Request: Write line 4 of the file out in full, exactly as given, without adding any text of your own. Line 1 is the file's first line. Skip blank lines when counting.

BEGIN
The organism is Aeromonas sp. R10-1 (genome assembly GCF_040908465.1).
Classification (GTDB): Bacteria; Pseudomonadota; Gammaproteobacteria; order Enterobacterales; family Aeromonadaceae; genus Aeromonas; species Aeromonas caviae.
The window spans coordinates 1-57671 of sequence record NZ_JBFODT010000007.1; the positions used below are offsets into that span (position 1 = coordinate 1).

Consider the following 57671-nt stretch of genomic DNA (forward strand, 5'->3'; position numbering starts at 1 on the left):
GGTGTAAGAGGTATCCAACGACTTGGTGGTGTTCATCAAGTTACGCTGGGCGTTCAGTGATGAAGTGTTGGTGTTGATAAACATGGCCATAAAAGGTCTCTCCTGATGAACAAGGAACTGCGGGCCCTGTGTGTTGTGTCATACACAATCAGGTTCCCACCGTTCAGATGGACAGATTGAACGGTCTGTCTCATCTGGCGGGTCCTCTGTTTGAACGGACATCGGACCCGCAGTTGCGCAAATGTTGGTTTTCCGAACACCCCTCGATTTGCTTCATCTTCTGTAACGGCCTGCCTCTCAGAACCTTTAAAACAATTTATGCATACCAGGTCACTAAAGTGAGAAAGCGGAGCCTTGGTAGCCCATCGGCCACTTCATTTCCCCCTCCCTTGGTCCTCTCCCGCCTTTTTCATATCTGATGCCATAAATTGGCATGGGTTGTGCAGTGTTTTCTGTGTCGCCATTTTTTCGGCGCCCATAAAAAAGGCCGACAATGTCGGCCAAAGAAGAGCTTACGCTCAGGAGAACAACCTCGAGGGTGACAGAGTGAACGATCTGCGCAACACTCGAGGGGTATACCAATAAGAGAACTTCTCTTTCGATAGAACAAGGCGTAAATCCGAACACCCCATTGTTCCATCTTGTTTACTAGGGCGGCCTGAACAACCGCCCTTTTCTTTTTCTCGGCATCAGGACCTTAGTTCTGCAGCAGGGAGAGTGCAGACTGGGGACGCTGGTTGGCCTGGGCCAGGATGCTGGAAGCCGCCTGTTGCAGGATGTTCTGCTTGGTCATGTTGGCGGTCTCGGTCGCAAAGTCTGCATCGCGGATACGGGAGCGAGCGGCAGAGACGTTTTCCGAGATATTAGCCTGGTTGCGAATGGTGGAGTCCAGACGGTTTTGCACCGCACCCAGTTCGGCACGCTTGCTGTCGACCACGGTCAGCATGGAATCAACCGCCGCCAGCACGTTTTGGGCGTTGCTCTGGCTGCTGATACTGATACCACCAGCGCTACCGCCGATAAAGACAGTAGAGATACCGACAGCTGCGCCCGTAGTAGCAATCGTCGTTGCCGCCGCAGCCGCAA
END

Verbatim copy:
Consider the following 57671-nt stretch of genomic DNA (forward strand, 5'->3'; position numbering starts at 1 on the left):